Star Wars (A-). I recently re-watched this old classic, probably for the first time since I started this blog. Of course it’s awesome. I still wonder how our little band of heroes was able to navigate the anonymous halls and corridors of the Death Star so easily on their very first visit, but never mind. I also ding the filmmakers for not trimming the film a tiny bit to make it a G-rated movie. There are a few mild but unnecessary expletives, and a couple of scenes that are unnecessarily gruesome. (The scene of Luke Skywalker’s home after the storm troopers have murdered his aunt and uncle; the bloody severed arm in the Cantina scene.) But who knows; maybe the filmmakers reasonably feared a G rating would hurt box office. In recent years I managed to get my picture taken with Luke Skywalker (Mark Hamill, Corvette Summer) and Princess Leia (Carrie Fisher, When Harry Met Sally) at comic-book conventions. I doubt I’ll ever score the trifecta by getting Han Solo (Harrison Ford, American Graffiti), though.
Merry & Bright (B-). It’s still the Christmas season according to some calendars, so let’s keep enjoying Hallmark holiday movies as long as we can! This light confection from 2019 stars Full House‘s Jodi Sweetin as Kate, a single lady in small-town Ohio who recently took over her late grandmother’s struggling candy-cane company. As Christmas approaches, a corporate consultant from NYC named Gabe (Andrew W. Walker, A Dream of Christmas) shows up and starts tossing off advice for improving the company’s bottom line. (I wasn’t clear on exactly who hired him, since Kate is plainly none too thrilled to have him around.) Things unspool nicely and predictably, but the movie is woefully short of musical montages. Still, it features veteran TV actress Sharon Lawrence (TV’s NYPD Blue) as Kate’s mom, a small-town Christmas-tree-lighting ceremony, and a cute dog, so it hits many other high notes.
Arthur Christmas (B). I just saw this 2011 animated film for the first time. It’s a wild, frantic movie, and I was somewhat distracted while watching, so I feel like I missed about a third of what was happening. Here’s what I picked up: Santa Claus (voice of Jim Broadbent, Moulin Rouge!) is real, and he comes from a long line of Santa Clauses going back to St. Nicholas. Nowadays he and his elves use a super high-tech spaceship to deliver toys all over the world on Christmas Eve night. But the current Santa is getting on in years, and his super-capable older son is chafing to take over the big red suit. Meanwhile, Santa’s inept younger son Arthur (voice of James McAvoy, The Last King of Scotland) works in the mailroom, and Santa’s retired father hangs around cackling absurdities. When it is discovered very early Christmas morning that one little girl’s bicycle went undelivered, Santa and the older son decide it just can’t be fixed. But Arthur refuses to give up, and when Grandpa Claus (voice of Bill Nighy, Shaun of the Dead) hitches the reindeer up to his old sleigh, Arthur and a stowaway elf named Bryony (voice of Ashley Jensen, The Lobster) are in for the ride of their lives. Although I missed a lot, I still laughed a bunch, especially at Grandpa Claus’s wacky comments.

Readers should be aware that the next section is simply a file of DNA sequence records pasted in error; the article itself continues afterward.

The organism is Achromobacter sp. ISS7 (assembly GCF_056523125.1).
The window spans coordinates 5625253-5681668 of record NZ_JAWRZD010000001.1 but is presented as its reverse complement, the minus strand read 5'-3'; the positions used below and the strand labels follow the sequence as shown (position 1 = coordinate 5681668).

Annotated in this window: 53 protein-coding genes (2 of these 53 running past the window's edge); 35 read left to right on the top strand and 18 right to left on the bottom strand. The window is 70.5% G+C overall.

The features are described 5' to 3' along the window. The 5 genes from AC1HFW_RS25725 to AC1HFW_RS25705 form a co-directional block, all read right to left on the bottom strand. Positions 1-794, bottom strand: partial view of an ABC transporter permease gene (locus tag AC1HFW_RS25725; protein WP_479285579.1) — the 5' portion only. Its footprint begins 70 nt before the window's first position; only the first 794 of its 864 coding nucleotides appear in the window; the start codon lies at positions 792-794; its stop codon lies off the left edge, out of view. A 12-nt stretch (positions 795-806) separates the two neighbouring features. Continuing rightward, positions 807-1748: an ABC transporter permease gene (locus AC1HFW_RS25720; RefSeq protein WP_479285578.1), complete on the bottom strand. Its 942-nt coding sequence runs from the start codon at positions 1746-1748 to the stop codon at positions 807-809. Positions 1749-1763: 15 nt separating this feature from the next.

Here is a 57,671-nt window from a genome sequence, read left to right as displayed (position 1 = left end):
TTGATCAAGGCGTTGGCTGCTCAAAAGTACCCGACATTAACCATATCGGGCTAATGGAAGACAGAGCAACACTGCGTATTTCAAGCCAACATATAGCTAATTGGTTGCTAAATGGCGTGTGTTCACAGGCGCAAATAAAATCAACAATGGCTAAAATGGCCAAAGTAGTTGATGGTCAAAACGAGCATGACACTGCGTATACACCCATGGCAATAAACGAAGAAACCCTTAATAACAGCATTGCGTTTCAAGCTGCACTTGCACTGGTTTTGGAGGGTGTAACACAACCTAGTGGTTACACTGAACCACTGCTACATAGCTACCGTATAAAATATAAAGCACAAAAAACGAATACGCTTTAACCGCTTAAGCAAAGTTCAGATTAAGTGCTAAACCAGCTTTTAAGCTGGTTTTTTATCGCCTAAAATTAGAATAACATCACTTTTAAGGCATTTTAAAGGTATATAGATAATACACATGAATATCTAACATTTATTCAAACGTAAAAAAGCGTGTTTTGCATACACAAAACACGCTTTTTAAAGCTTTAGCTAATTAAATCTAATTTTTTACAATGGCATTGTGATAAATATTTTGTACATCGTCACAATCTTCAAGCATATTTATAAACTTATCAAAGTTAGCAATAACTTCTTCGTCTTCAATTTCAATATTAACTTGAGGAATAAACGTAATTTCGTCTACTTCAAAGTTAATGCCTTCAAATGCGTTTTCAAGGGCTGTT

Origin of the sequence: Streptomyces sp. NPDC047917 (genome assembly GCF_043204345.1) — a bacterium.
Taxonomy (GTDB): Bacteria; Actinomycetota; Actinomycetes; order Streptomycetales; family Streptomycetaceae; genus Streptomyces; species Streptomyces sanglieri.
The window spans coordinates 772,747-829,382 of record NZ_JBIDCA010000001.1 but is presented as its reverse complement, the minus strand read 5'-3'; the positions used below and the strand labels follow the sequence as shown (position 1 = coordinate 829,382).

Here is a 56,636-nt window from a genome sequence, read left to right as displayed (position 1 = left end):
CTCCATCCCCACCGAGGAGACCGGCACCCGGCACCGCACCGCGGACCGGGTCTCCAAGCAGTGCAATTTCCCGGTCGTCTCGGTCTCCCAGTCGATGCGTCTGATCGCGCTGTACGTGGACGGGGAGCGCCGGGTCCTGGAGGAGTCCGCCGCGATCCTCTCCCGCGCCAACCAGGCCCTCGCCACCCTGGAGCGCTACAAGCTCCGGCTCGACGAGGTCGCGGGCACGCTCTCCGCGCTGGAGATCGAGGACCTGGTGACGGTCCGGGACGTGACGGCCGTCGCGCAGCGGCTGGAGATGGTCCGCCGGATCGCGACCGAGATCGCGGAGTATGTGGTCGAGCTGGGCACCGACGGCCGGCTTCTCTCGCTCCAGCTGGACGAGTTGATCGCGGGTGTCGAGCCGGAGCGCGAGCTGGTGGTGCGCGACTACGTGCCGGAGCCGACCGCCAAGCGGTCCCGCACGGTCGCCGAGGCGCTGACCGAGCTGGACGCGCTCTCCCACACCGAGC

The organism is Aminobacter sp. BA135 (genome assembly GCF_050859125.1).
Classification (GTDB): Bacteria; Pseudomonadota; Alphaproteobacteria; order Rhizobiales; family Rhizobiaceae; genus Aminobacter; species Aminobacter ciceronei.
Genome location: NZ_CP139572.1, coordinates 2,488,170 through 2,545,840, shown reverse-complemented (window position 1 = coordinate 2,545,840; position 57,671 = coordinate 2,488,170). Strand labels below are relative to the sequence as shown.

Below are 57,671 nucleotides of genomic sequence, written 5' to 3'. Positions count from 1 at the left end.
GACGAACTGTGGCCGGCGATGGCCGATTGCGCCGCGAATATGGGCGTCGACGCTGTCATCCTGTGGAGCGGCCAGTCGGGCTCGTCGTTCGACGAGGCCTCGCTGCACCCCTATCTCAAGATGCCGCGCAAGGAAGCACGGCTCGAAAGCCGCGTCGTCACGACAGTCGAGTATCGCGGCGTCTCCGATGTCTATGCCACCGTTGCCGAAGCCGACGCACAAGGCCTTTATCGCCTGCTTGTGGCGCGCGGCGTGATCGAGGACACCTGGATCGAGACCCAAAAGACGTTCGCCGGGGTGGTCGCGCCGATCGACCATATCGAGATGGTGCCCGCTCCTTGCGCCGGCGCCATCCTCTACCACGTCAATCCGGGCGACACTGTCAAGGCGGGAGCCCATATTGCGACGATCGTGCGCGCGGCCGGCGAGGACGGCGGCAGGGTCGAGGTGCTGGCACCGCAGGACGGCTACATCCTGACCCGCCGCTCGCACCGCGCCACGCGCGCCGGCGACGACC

Switched for Christmas (B). Candace Cameron Bure (TV’s Full House) stars in this delightful 2017 Hallmark Christmas movie. Bure plays identical twin sisters, Kate and Chris, who couldn’t be more different. Kate is a successful corporate type in Denver with no husband or kids, while Chris is a divorced mother of two who teaches art in a nearby small town called Littleton. They are somewhat estranged, but then they decide to switch places (like they used to when they were kids) because Kate doesn’t want to plan her office Christmas party and Chris doesn’t want to plan the Littleton Christmas festival thingie. Does each sister excel at living the other’s life and then find romance under false pretenses? Do bears like honey? Not very plausible, but perfectly enjoyable!
A Dream of Christmas (B+). This 2016 Hallmark Christmas movie hits all the right notes. Our cute heroine is Penny, an advertising copywriter who keeps getting passed over for a promotion. (Actress Nikki Deloach, The House Bunny, looks like a young Erin Gray, which doesn’t hurt.) She’s also vaguely unhappy with her husband, a traveling nature photographer who looks like a knock-off Eric Bana. So when she wishes out loud that she hadn’t gotten married, an angel (?) hears her and grants her wish. Suddenly she’s a senior VP at her ad agency, drives a cherry-red sports car, and is blissfully unmarried, having never met the man she was married to in her previous life. (In a nice twist, her previously married-with-kids sister is also now single—because Penny and her husband introduced the sister to her husband.) Three guesses whether Penny turns out to be happier in her new life. To complete the package, the movie delivers both a musical montage and a faded star in a supporting role—Cindy Williams from TV’s Laverne & Shirley as the Christmas angel! Set your DVR, folks!